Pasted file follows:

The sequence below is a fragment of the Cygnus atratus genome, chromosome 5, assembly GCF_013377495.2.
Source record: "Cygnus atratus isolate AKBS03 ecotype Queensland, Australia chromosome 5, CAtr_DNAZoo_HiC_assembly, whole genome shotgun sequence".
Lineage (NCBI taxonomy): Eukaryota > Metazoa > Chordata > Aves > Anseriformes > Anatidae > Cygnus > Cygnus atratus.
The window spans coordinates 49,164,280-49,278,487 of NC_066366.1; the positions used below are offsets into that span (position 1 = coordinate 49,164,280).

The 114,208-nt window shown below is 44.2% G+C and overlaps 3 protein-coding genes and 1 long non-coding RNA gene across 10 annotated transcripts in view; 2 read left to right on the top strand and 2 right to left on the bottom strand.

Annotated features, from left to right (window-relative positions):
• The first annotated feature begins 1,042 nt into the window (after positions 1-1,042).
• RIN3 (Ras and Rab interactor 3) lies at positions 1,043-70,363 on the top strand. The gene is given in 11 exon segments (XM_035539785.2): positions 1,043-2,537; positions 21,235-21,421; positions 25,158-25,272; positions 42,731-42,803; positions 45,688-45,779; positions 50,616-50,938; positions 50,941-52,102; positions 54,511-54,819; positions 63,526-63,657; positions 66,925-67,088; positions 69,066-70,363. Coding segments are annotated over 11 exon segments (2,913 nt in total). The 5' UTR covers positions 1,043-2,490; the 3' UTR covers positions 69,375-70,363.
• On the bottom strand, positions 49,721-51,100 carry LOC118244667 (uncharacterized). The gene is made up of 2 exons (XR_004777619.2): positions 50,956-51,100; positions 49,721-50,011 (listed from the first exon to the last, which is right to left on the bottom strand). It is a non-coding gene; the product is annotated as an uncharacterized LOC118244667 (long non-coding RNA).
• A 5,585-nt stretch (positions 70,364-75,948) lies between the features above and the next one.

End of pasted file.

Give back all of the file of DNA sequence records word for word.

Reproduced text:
The sequence below is a fragment of the Cygnus atratus genome, chromosome 5, assembly GCF_013377495.2.
Source record: "Cygnus atratus isolate AKBS03 ecotype Queensland, Australia chromosome 5, CAtr_DNAZoo_HiC_assembly, whole genome shotgun sequence".
Lineage (NCBI taxonomy): Eukaryota > Metazoa > Chordata > Aves > Anseriformes > Anatidae > Cygnus > Cygnus atratus.
The window spans coordinates 49,164,280-49,278,487 of NC_066366.1; the positions used below are offsets into that span (position 1 = coordinate 49,164,280).

The 114,208-nt window shown below is 44.2% G+C and overlaps 3 protein-coding genes and 1 long non-coding RNA gene across 10 annotated transcripts in view; 2 read left to right on the top strand and 2 right to left on the bottom strand.

Annotated features, from left to right (window-relative positions):
• The first annotated feature begins 1,042 nt into the window (after positions 1-1,042).
• RIN3 (Ras and Rab interactor 3) lies at positions 1,043-70,363 on the top strand. The gene is given in 11 exon segments (XM_035539785.2): positions 1,043-2,537; positions 21,235-21,421; positions 25,158-25,272; positions 42,731-42,803; positions 45,688-45,779; positions 50,616-50,938; positions 50,941-52,102; positions 54,511-54,819; positions 63,526-63,657; positions 66,925-67,088; positions 69,066-70,363. Coding segments are annotated over 11 exon segments (2,913 nt in total). The 5' UTR covers positions 1,043-2,490; the 3' UTR covers positions 69,375-70,363.
• On the bottom strand, positions 49,721-51,100 carry LOC118244667 (uncharacterized). The gene is made up of 2 exons (XR_004777619.2): positions 50,956-51,100; positions 49,721-50,011 (listed from the first exon to the last, which is right to left on the bottom strand). It is a non-coding gene; the product is annotated as an uncharacterized LOC118244667 (long non-coding RNA).
• A 5,585-nt stretch (positions 70,364-75,948) lies between the features above and the next one.